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  Section: Introduction to Botany » Lichens
 
 
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Lichens and the Doctrine of Signatures

 
     
 
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Lichens
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  Lichens and the Doctrine of Signatures

Long ago, it was reasoned that the universe was made for human beings, and that God, who designed everything for his “chosen ones,” wanted to provide clues to help people learn the purposes of various things. This concept was called the doctrine of signatures. In accordance with this doctrine, Lobaria pulmonaria, a foliaceous lichen having a surface suggestive of a lung, was at the time used to treat tuberculosis and pneumonia. Likewise, Peltigera canina, a foliaceous lichen having the appearance of a row of teeth, was used to treat rabies. According to the doctrine of signatures, then, were a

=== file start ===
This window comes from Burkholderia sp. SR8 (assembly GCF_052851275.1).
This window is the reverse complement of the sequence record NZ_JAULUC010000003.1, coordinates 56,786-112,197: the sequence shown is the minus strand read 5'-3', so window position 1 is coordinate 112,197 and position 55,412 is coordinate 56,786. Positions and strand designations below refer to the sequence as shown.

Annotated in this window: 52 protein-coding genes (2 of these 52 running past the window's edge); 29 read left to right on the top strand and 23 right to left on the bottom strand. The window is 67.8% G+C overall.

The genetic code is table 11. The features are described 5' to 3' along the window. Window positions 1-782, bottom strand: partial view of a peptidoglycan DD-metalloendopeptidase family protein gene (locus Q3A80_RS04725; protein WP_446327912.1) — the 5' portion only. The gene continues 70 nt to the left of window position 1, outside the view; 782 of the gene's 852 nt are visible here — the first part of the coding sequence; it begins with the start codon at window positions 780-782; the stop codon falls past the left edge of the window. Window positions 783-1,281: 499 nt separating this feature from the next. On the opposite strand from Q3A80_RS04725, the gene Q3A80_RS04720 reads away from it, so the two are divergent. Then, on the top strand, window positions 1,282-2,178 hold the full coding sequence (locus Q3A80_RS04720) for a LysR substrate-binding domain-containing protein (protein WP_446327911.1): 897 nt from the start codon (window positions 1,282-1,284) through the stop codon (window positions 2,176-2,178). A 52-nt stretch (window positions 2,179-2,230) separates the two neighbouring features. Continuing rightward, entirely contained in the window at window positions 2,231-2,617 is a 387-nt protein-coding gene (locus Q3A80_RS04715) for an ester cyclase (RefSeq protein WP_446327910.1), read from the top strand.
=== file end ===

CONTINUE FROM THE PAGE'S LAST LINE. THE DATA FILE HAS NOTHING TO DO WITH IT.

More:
lichen to grow on a skull, that lichen would be good for the treatment of epilepsy; and were it to grow on the skull of a hanged criminal, its efficacy would be greatly enhanced.

The doctrine of signatures applied not only to lichen. For example, eyebright (Euphrasia oficinalis), being marked with a spot like an eye, was considered an excellent treatment for diseases of the eye. Bugloss (Anchusa oficinalis and several other forms), resembling a snake’s head, was considered good for snake bites. And Celandine, having yellow juice, was used to treat jaundice. The age of Shakespeare, Francis Bacon, and Galileo was one of fetish cures and quack remedies-a time when it was said “things bad for the heart are beans, pease, sadness, onions, anger, evile tidings, and the loss of friends.” With at least some of this, you must agree.


 
     
 
 
     



     
 
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